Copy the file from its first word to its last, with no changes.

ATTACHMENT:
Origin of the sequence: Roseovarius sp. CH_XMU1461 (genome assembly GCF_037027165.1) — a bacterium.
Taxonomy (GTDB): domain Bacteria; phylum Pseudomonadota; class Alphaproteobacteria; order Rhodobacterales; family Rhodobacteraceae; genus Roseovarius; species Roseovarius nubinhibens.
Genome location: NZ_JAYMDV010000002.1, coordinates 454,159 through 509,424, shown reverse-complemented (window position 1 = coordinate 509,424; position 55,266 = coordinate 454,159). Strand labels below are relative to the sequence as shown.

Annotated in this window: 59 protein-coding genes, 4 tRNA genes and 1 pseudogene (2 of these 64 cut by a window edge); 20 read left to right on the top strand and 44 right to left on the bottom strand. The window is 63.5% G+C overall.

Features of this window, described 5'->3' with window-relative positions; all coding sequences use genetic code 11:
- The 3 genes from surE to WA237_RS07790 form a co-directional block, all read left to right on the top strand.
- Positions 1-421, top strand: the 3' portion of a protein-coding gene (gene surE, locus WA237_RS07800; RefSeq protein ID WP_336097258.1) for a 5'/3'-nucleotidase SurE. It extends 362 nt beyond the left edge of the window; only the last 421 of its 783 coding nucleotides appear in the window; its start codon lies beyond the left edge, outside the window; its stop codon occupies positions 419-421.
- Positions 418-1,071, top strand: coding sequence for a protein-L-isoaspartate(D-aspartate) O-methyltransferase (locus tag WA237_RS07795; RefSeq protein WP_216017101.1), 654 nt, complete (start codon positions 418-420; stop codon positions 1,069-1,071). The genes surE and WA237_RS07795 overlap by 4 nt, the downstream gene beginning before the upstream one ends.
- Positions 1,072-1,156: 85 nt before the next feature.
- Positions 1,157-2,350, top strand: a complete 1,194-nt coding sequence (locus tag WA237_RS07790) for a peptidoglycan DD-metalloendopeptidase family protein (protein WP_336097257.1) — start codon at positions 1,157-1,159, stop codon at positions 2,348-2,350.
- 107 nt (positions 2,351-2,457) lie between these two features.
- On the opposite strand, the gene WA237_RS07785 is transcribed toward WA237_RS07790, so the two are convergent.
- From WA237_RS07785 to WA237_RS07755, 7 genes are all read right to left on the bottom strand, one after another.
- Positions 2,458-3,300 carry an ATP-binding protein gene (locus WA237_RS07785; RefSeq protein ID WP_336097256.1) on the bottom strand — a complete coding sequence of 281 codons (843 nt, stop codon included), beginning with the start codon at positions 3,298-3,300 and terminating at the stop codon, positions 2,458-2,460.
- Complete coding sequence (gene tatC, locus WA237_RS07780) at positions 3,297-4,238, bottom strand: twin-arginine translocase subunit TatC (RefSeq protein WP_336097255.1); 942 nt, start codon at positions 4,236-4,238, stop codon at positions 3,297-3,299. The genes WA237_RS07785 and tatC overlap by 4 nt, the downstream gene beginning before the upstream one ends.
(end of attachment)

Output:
Origin of the sequence: Roseovarius sp. CH_XMU1461 (genome assembly GCF_037027165.1) — a bacterium.
Taxonomy (GTDB): domain Bacteria; phylum Pseudomonadota; class Alphaproteobacteria; order Rhodobacterales; family Rhodobacteraceae; genus Roseovarius; species Roseovarius nubinhibens.
Genome location: NZ_JAYMDV010000002.1, coordinates 454,159 through 509,424, shown reverse-complemented (window position 1 = coordinate 509,424; position 55,266 = coordinate 454,159). Strand labels below are relative to the sequence as shown.

Annotated in this window: 59 protein-coding genes, 4 tRNA genes and 1 pseudogene (2 of these 64 cut by a window edge); 20 read left to right on the top strand and 44 right to left on the bottom strand. The window is 63.5% G+C overall.

Features of this window, described 5'->3' with window-relative positions; all coding sequences use genetic code 11:
- The 3 genes from surE to WA237_RS07790 form a co-directional block, all read left to right on the top strand.
- Positions 1-421, top strand: the 3' portion of a protein-coding gene (gene surE, locus WA237_RS07800; RefSeq protein ID WP_336097258.1) for a 5'/3'-nucleotidase SurE. It extends 362 nt beyond the left edge of the window; only the last 421 of its 783 coding nucleotides appear in the window; its start codon lies beyond the left edge, outside the window; its stop codon occupies positions 419-421.
- Positions 418-1,071, top strand: coding sequence for a protein-L-isoaspartate(D-aspartate) O-methyltransferase (locus tag WA237_RS07795; RefSeq protein WP_216017101.1), 654 nt, complete (start codon positions 418-420; stop codon positions 1,069-1,071). The genes surE and WA237_RS07795 overlap by 4 nt, the downstream gene beginning before the upstream one ends.
- Positions 1,072-1,156: 85 nt before the next feature.
- Positions 1,157-2,350, top strand: a complete 1,194-nt coding sequence (locus tag WA237_RS07790) for a peptidoglycan DD-metalloendopeptidase family protein (protein WP_336097257.1) — start codon at positions 1,157-1,159, stop codon at positions 2,348-2,350.
- 107 nt (positions 2,351-2,457) lie between these two features.
- On the opposite strand, the gene WA237_RS07785 is transcribed toward WA237_RS07790, so the two are convergent.
- From WA237_RS07785 to WA237_RS07755, 7 genes are all read right to left on the bottom strand, one after another.
- Positions 2,458-3,300 carry an ATP-binding protein gene (locus WA237_RS07785; RefSeq protein ID WP_336097256.1) on the bottom strand — a complete coding sequence of 281 codons (843 nt, stop codon included), beginning with the start codon at positions 3,298-3,300 and terminating at the stop codon, positions 2,458-2,460.
- Complete coding sequence (gene tatC, locus WA237_RS07780) at positions 3,297-4,238, bottom strand: twin-arginine translocase subunit TatC (RefSeq protein WP_336097255.1); 942 nt, start codon at positions 4,236-4,238, stop codon at positions 3,297-3,299. The genes WA237_RS07785 and tatC overlap by 4 nt, the downstream gene beginning before the upstream one ends.